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No Peace in Lebanon

You aren’t hearing about it in the Western media, but the truce agreement reached last month in Doha, Qatar, between the Lebanese government and the Hezbollah-led opposition is no more operative than “the ceasefire between Israel and Hamas”:http://www.commentarymagazine.com/blogs/index.php/jpodhoretz/13131.

“Fighting broke out”:http://www.nowlebanon.com/NewsArticleDetails.aspx?ID=48559 in the northern city of Tripoli between Sunni supporters of the “March 14” majority bloc in parliament and gunmen from the Alawite sect loyal to the Syrian Baath regime and Hezbollah. We’re not talking about street brawling here. Machine guns, mortars, and rocket-propelled grenades were deployed. Several houses and a gas station were burned to the ground. Ten people were killed and at least 52 people were wounded.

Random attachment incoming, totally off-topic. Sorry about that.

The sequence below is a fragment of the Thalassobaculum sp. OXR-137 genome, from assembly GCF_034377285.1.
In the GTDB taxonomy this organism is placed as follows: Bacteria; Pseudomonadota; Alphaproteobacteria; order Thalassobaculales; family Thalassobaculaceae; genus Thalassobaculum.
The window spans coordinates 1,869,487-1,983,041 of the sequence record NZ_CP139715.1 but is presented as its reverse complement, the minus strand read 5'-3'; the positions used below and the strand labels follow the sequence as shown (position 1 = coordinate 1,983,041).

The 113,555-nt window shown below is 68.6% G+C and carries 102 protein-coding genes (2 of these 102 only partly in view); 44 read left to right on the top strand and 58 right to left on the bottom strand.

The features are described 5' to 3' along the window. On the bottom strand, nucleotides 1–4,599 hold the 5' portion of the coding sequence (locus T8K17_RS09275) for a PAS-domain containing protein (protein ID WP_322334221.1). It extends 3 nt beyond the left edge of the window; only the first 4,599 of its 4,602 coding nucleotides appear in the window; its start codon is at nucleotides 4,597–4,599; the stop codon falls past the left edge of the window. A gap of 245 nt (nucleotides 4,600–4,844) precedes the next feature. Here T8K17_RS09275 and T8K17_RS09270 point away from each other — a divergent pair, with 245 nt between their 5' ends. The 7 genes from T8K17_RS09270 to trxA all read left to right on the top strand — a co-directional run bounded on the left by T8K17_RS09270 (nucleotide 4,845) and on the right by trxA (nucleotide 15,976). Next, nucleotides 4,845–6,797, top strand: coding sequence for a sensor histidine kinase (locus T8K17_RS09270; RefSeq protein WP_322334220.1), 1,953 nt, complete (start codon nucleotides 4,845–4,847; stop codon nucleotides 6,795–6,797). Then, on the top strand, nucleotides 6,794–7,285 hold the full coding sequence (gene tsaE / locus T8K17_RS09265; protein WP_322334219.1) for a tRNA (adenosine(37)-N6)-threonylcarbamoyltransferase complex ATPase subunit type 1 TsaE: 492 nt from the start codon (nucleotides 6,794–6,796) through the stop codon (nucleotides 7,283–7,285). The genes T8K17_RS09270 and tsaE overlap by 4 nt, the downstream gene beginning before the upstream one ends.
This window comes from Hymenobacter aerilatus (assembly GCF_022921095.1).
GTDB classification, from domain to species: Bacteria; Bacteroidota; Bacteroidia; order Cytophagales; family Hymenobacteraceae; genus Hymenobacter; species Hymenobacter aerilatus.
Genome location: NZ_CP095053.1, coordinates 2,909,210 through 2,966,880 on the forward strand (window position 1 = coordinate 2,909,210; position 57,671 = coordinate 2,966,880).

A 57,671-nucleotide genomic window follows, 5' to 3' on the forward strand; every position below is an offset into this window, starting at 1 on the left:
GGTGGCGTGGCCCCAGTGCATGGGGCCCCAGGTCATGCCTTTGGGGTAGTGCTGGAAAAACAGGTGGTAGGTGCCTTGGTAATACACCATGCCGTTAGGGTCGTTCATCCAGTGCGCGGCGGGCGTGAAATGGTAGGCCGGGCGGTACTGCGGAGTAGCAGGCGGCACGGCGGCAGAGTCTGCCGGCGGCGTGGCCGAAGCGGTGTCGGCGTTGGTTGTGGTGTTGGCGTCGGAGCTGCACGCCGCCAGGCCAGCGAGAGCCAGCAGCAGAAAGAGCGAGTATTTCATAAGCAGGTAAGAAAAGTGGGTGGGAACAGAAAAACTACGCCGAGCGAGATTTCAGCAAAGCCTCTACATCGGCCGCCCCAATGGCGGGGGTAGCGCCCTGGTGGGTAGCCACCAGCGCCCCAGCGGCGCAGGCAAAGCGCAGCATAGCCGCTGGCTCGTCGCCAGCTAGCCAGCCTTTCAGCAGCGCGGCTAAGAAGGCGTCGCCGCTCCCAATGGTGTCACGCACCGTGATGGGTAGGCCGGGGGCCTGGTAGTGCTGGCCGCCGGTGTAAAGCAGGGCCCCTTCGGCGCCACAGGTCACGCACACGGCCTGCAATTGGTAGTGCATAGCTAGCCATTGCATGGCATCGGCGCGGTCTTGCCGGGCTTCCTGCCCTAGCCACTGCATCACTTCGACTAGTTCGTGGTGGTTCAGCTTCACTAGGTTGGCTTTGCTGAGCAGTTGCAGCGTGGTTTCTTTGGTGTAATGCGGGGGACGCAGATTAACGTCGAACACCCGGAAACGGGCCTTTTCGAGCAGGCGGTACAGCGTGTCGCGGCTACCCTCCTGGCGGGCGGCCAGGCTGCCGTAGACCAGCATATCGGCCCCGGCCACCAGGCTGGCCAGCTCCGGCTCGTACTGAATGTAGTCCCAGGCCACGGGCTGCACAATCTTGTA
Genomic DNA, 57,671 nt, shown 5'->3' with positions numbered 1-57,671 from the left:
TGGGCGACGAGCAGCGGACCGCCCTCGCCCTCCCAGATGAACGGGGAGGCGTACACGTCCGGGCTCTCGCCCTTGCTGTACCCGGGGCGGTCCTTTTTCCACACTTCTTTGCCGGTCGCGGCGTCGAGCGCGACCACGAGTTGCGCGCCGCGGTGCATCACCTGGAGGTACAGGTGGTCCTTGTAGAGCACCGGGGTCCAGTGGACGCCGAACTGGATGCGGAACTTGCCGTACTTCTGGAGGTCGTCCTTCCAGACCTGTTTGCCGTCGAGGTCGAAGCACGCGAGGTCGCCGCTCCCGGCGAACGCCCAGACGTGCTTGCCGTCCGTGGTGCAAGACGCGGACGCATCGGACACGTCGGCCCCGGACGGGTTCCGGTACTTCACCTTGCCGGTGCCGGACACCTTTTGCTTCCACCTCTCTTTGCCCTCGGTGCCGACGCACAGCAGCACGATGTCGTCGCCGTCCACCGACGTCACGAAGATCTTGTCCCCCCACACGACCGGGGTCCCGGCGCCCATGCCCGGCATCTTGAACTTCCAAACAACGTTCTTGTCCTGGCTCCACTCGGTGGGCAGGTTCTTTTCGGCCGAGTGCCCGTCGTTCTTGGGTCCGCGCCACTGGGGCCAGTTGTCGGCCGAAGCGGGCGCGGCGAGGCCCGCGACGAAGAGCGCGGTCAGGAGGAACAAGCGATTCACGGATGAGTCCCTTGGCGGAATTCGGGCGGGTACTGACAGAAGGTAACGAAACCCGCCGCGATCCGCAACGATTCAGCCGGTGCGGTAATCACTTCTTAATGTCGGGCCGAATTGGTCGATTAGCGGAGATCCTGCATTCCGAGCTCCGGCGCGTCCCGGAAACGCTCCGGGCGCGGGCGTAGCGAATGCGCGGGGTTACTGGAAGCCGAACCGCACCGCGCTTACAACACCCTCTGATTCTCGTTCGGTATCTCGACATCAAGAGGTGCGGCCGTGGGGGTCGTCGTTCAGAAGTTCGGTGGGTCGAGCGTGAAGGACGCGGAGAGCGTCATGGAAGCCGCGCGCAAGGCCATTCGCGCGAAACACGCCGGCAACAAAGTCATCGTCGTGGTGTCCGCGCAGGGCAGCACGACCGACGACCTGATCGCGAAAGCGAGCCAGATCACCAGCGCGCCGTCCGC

One of Lebanon’s few pro-Syrian Sunni leaders, Omar Karami (he was prime minister during the Syrian occupation), “said the Doha agreement”:http://www.dailystar.com.lb/article.asp?edition_id=1&categ_id=2&article_id=93486 was only a “temporary truce because historical grudges still exist.” [Emphasis added.] He is right about that much, at least. Historical grudges most certainly do still exist, even if the ceasefire doesn’t.

Rifaat Eid, who represents Lebanese Alawites, “claims radical Sunni remnants”:http://www.nowlebanon.com/NewsArticleDetails.aspx?ID=48482 from the terrorist group Fatah al Islam were involved. “Armed groups from outside the region come to Bab al-Tabbaneh, open fire in our direction and leave,” he said. “The fighting was premeditated given the kind of weapons, their quantity, and the Islamic extremist factions that are joining the fighters . . . Is Fatah al Islam gone? I doubt it.”

“Read the rest in COMMENTARY Magazine”:http://www.commentarymagazine.com/blogs/index.php/totten/13301.

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